The last state amendment on the Nov. 5th ballot is Amendment 18, Limited Gambling in Trinidad, placed there by the courts after a two-year struggle with present casino operators who disputed validity of the initiative's signatures.
As expected, Gov. Romer is opposed to this constitutional amendment. That's almost a reflex action for the governor, like turning your head to see who is yelling "fire" in a crowded theater: Hear "casino", say "no". But that hasn't stopped the guv from taking campaign funds from the unmentionables.
The sad part about all this is that the governor truly does strongly hate was has happened, but was not able to stop lotto in 1988 nor casinos in 1990. And when objective history is written many decades from now, writers will point to Romer's tenure as the time when gambling obtained a major influence in Colorado.
Trinidad wants the casino district in order to save historic buildings. As stated in the amendment: "Trinidad possesses a unique collection of historic buildings located within the Corazon De Trinidad National Historical District which are in danger of imminent loss to posterity unless sufficient economic resources are soon available to restore and preserve them."
Foolish people! They will be "saved" as were the historic buildings in Central City...with a fake front and saturated inside with slot machines.
Trinidad is certainly more of a "real" community with 8,600 people compared to Central City, Black Hawk, and Cripple Creek. But what Trinidad will gain in additional revenues will eventually be paid out in the game of cops and robbers: More crime, more cops, more jails.
Trinidad argues that casinos will help the city attract tourists. Hogwash. Casinos are everywhere in this nation. They are no longer an attractive nuisance. People who visit Trinidad want the restful, laidback charm, not the frenzied hustle of Black Hawk.
Colorado has been down this road before, so we know what is going to happen. Some people will get very rich, some people will go bankrupt, some people will become compulsive gamblers, and another city will come under domination by outside gambling interests.
In a recent lucid column on Colorado's casino industry, Rebecca Cantwell of the Rocky Mountain News highlighted the turning point for casinos: The decision early on by the Colorado Limited Gaming Control Commission to ignore the written and spoken intent behind constitutional language limiting gambling to 35 percent of a building.
As Cantwell points out: "Commissioners excluded from the 35 percent limit anything that wasn't actually a gambling machine or its seating: The cashier's cage, the money vault, even aisles between the machines."
That decision wasn't made in a vacuum. The constitution and the statute gave Romer authority to pick commission members with consent of the senate. One might speculate: Did Romer pick and thoroughly question the applicants, or did he rubber stamp choices made by Revenue Director John Tipton, who left office soon after to work for an international Switzerland gambling conglomerate. Or was it a combination of interrogation and rubber stamping?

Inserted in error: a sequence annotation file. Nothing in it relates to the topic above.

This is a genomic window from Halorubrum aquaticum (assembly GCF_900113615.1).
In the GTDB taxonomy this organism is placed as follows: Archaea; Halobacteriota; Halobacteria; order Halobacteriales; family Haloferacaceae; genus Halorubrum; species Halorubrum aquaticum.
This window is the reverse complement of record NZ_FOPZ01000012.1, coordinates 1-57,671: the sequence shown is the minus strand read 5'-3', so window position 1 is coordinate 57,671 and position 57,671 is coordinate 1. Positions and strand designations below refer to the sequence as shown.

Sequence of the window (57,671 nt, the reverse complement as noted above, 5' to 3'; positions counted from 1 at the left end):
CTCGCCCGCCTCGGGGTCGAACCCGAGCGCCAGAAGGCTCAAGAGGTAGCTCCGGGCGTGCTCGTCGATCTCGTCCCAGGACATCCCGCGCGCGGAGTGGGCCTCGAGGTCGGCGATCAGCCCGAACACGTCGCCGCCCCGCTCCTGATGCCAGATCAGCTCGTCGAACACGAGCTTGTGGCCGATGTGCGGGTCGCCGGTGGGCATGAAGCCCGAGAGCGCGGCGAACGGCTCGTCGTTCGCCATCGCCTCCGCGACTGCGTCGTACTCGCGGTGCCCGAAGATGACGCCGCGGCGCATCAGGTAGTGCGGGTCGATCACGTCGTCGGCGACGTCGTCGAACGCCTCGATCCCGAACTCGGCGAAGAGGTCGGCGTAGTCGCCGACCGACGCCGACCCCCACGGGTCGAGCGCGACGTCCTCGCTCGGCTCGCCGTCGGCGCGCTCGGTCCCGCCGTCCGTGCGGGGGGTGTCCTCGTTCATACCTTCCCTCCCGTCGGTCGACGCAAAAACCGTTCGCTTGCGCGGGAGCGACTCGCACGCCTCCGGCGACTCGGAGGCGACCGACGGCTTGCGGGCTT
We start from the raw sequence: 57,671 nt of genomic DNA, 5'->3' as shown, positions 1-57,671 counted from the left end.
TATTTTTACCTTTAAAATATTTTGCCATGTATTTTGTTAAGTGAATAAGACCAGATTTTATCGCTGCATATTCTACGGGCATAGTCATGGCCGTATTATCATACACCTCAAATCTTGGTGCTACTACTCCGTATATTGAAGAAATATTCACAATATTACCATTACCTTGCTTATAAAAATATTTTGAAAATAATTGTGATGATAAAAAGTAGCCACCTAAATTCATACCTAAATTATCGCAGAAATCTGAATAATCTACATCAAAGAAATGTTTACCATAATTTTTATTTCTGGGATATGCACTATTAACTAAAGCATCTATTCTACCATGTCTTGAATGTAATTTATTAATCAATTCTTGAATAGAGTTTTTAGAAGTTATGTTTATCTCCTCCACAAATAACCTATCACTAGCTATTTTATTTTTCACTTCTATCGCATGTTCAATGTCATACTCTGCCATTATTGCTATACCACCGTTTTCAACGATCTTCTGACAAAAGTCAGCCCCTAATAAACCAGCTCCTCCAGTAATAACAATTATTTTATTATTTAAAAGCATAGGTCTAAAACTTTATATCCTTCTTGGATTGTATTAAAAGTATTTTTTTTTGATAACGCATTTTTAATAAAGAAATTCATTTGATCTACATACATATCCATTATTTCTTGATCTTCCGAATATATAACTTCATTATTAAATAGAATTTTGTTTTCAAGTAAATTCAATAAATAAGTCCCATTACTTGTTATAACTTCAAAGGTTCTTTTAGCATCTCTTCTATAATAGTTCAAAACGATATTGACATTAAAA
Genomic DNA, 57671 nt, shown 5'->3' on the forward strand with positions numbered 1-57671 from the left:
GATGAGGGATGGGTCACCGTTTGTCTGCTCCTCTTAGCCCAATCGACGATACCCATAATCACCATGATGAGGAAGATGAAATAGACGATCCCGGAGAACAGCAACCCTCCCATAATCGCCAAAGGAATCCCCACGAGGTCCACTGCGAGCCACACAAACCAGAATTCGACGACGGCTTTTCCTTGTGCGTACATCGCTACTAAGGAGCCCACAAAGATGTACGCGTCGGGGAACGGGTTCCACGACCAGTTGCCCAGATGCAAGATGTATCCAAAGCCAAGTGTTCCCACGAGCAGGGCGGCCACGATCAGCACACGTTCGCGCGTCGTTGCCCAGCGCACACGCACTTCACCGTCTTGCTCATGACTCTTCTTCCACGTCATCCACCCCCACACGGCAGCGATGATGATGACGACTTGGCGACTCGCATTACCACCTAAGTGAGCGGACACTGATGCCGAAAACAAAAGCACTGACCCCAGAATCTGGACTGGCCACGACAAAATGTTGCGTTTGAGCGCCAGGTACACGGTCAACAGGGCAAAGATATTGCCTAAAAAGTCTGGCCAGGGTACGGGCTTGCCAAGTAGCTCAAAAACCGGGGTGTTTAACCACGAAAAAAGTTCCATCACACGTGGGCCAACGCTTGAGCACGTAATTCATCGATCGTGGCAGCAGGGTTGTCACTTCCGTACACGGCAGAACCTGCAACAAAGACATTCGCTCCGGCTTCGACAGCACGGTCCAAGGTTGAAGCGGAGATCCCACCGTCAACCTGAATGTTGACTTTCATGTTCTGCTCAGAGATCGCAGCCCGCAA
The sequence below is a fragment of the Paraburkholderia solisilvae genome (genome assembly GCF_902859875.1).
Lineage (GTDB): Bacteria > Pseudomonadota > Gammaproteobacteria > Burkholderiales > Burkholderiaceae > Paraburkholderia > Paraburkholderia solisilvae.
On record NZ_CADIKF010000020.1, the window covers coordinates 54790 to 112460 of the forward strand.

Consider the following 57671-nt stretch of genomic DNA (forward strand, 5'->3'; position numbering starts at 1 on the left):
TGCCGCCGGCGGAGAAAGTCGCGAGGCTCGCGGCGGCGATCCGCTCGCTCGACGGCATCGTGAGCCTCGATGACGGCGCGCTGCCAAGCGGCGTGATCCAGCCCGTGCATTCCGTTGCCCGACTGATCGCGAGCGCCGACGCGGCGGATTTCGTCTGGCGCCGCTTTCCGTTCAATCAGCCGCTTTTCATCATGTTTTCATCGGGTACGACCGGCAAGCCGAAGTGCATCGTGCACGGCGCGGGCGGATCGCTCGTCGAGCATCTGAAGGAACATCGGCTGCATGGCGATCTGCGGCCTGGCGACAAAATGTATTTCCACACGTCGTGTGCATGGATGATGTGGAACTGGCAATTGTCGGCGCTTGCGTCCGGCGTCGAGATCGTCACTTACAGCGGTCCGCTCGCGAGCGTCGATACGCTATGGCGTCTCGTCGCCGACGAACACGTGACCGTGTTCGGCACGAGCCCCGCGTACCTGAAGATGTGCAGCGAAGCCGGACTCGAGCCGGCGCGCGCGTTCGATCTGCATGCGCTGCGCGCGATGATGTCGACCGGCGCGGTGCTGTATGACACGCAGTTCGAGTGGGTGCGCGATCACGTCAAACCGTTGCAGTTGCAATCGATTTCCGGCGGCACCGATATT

In any event, the buck stops at the chief executive who gets the credit or blame for the consequences.
The addition of Trinidad casinos wouldn't really upset Colorado legislators, many of whom are already hooked and addicted to casino tax revenues and are counting on more for future expenditures.
And the inclusion of Trinidad as a casino center would enhance the ability of present casino operations to increase the maximum bet above $5 when they finally present their constitutional amendment to the legislature (including legislators from southeast Colorado) or to the electors. But that requires a subtle sort of thinking.
Casino opponents should remember there is a branch of holistic medicine which claims the way to cure is to prescribe more of what ails you. Only when Colorado becomes oversaturated with the casino mentality will the citizens grab their pitchforks and toss out gambling operations.
Pragmatically, Trinidad doesn't stand a chance. Present casino operators will fund the opposition, the guv will decry its passage, and present casino operations will enlist support of the churches under the campaign motto: "Don't do as I do...do as I say."
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Cityslickers will like Amendment 14, which prohibits certain methods of killing or capturing wildlife. When we get close to election time, expect TV ads of soulful eyes on fuzzy beasts sure to tug at hearts.
I'm voting "no" on Amendment 14. It's a constitutional amendment, not an initiated statute. Colorado voters have amended their state constitution 113 times, and a large number of the 113 could have been adopted as statutes. Amendment 14 is definitely one of them and has no reason, nor should it have the RIGHT, to be in the constitution.
Certainly people behind Amendment 14 would say their choice was dictated by the unfriendly atmosphere regarding wildlife at the Colorado legislature, but fears of the legislature overturning an initiated statute are hypothetical, not actual.
Supporters will cite Amendment 10, the reduced bear season initiative passed by the voters in 1992. And in 1994, Rep. Lew Entz did introduce HB 1030 to change the initiated statute. But the House killed the bill in committee. Legislators might often be nasty, but they are NOT stupid.
If Amendment 14 fails on Nov. 5th, proponents should try it as an initiated statute in 1998.
(Jerry Kopel writes a column for the Statesman based on 22 years past experience as a state legislator.)
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